Friday, October 02, 2009

Philippines: Police and military ordered to forcibly evacuate residents in the path of “super-typhoon” Parma

Philippine President Gloria Arroyo on 2 October ordered the police and military to forcibly evacuate residents on Luzon Island in the direct path of “super-typhoon” Parma.

Thousands of residents are expected to leave in the coming hours.

The announcement comes almost a week after tropical storm Ketsana unleashed severe flooding in Manila and surrounding areas, leaving nearly 300 dead and affecting more than three million people.

As the Philippines rolled out massive relief operations to distribute aid to nearly half a million people crammed in gymnasiums, basketball courts, schools and other makeshift shelters, state weather authorities have now issued an alert for Parma.

The storm has gathered strength and is approaching the Philippines from the east, packing maximum sustained winds of about 195km an hour near the centre and gusts of up to 230km - equivalent to a category-four hurricane, which could cause widespread damage and death.

Parma is forecast to slam into the northern province of Aurora on 3 October.

While it will not bring as much rain as Ketsana, its winds will be destructive and could potentially blow away houses, uproot trees and cause storm surges on the jagged and densely populated eastern coast, the state weather bureau said.

The agricultural province is divided into eight townships with a total population of about 160,000.

Parma’s arrival will likely compound the humanitarian situation in Manila and suburban areas to the east, some of which remain submerged in brown, fetid water days after Ketsana.

According to the country’s National Disaster Response Committee, more than 10,000 homes were damaged by the storm, of which 4,270 were completely destroyed.

Parma has already caused heavy rains in the east of the country, particularly in the island province of Catanduanes, where small boats have already been ordered grounded.

Storm warning

"While this may not have as much rain as Ketsana, the public should be warned that this is a very, very severe typhoon," state weather bureau spokesman Nathaniel Cruz told IRIN.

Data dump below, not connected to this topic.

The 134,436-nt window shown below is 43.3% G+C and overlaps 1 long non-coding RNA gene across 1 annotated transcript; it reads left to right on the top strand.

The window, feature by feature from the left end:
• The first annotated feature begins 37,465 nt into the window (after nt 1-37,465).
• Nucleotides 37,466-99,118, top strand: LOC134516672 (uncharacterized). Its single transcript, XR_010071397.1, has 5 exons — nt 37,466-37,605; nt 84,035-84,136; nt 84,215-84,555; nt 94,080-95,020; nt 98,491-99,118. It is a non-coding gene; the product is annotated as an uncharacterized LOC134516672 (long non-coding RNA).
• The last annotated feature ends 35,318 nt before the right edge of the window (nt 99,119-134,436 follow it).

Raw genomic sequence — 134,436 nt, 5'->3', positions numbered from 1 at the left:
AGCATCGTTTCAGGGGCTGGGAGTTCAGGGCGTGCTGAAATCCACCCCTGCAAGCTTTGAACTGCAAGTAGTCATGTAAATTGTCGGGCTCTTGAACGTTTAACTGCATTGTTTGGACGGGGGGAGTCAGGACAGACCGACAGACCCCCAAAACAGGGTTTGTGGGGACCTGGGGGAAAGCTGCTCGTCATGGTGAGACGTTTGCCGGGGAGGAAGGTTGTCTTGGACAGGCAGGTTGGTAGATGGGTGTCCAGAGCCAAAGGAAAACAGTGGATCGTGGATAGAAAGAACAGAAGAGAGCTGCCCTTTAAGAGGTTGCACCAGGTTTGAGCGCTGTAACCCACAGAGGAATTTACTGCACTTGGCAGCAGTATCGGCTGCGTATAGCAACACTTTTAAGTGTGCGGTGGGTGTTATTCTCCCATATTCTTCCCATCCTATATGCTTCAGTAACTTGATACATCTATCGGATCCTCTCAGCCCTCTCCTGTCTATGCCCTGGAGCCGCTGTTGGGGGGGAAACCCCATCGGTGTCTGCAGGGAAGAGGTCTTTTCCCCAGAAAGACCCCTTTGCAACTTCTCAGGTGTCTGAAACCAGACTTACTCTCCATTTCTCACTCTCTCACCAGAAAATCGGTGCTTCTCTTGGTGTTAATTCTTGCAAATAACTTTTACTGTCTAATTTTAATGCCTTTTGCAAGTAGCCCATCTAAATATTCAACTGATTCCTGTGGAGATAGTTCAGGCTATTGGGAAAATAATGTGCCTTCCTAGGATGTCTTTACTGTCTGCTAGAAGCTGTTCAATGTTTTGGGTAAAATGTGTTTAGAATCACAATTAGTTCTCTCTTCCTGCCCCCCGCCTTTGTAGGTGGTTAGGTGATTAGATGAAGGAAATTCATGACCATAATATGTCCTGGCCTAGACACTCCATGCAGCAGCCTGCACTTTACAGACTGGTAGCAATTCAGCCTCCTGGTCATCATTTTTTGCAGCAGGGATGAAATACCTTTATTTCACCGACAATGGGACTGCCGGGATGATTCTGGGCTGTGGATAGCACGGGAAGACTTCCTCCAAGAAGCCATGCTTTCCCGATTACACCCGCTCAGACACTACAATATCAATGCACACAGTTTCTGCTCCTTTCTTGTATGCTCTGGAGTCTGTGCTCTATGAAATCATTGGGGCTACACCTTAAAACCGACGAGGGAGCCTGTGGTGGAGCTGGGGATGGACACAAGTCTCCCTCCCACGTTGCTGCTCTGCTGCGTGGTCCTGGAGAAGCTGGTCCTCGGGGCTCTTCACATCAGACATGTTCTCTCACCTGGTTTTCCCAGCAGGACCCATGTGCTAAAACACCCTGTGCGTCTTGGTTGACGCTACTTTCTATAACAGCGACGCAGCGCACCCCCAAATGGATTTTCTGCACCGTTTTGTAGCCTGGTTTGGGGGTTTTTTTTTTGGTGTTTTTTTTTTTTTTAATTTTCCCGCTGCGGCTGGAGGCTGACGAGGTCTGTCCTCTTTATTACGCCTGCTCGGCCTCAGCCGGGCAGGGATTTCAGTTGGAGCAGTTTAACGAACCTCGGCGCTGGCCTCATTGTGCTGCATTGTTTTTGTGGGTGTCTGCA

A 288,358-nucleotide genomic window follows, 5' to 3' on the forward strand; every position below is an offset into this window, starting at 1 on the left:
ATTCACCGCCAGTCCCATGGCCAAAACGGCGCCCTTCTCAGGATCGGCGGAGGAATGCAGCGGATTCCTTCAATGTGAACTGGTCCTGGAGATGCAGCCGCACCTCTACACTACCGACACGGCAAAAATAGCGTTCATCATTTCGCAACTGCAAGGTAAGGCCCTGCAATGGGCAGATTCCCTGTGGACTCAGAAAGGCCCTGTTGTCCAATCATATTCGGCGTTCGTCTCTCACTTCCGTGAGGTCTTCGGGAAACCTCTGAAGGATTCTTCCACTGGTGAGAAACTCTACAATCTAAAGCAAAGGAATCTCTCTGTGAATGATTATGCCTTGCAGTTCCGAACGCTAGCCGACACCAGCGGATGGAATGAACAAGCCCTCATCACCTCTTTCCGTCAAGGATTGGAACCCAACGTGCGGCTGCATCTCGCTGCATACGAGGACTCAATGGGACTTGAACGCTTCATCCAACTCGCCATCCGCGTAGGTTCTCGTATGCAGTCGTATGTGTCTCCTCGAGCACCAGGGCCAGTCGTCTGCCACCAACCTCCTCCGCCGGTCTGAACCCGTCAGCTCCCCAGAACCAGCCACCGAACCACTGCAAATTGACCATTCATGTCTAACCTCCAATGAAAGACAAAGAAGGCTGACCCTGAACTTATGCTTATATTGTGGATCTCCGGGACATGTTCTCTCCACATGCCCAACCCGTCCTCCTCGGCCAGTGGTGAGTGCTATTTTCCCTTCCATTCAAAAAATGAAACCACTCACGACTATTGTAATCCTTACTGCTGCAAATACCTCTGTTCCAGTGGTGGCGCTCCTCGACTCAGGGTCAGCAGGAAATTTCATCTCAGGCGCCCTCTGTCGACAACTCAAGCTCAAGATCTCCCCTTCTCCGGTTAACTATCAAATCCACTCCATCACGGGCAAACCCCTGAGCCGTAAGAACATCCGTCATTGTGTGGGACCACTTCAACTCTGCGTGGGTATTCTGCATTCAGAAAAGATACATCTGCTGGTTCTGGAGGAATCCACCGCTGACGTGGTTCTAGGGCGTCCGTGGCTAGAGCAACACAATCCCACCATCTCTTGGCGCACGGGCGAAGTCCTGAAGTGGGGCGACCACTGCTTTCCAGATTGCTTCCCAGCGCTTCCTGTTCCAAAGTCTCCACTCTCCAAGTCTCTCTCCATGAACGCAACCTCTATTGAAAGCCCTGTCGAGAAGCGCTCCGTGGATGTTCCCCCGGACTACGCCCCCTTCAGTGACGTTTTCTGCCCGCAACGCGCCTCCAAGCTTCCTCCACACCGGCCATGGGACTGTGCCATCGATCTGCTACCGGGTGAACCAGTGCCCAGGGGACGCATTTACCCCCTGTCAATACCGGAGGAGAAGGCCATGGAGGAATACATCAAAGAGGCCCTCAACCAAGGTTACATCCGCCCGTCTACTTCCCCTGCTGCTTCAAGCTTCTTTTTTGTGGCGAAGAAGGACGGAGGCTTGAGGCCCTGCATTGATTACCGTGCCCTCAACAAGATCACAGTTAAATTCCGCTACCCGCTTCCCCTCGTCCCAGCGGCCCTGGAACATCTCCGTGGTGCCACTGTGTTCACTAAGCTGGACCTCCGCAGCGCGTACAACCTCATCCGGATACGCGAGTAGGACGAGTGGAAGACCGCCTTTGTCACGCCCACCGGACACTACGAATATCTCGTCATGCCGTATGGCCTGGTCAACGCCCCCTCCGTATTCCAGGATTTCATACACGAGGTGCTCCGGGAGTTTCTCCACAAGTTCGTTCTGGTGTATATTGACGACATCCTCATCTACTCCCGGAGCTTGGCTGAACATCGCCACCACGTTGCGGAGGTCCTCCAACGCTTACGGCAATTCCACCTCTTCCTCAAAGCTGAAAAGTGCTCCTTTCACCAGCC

"These gusts are strong enough to destroy houses, to rip the roofs off houses," he said. "The best thing we can do for the lives of our countrymen is to look for the strongest building where [they] can take refuge while the storm is passing. They should stick to their radios and television sets for continuous updates."

Arroyo meanwhile ordered the police and the military to carry out "pre-emptive evacuations" in a bid to limit casualties.

She also imposed price controls on construction materials, the mass distribution of drinking water, the release of over one million packets of instant noodles and for the state weather bureau to periodically report any sudden rise in water levels in dams and reservoirs near Manila.

"Six days after Ketsana whipped the country, we are continuing to rush widespread distribution of aid to those still in need," she said, and warned that traders taking advantage of the crisis to hike prices of basic commodities would be jailed.

Relief operations

Piles of rotting rubbish and debris - including animal carcasses - have remained uncollected, potentially causing disease outbreaks. Human remains are also still being fished out of tributaries, raising the possibility of a higher toll.

"We are supporting the Philippines Government relief response to ensure that food and other vital supplies reach the growing numbers of people, many of whom have lost almost everything in this disaster," said Josette Sheeran, Executive Director of the UN World Food Programme (WFP).

She said the agency was "rapidly expanding" its relief operations in the country with the aim of providing food to one million people this month, "which is expected to be the peak period" for its emergency response.

As part of the preparations, the Philippine Navy reports that disaster relief response teams, equipped with rubber boats, portable generators, M35 trucks and life-saving kits, have been sent to the provinces of Cagayan, La Union, Pangasinan and Zambales in northern Luzon.

Each team comprises 15 enlisted personnel, while naval reservists in Cagayan, Ilocos Norte, Pangasinan and Nueva Ecija have been placed on full alert, it said.

“This is a full-force typhoon which could reach category five level,” Angela Travis, a spokeswoman for the UN in Manila, told IRIN. “They [the Philippines] are hit by 20-plus typhoons a year and they are gearing up,” she said.

Disclaimer:This material comes to you via IRIN, the humanitarian news and analysis service of the UN Office for the Coordination of Humanitarian Affairs. The opinions expressed do not necessarily reflect those of the United Nations or its Member States.
Photo: Copyright IRIN

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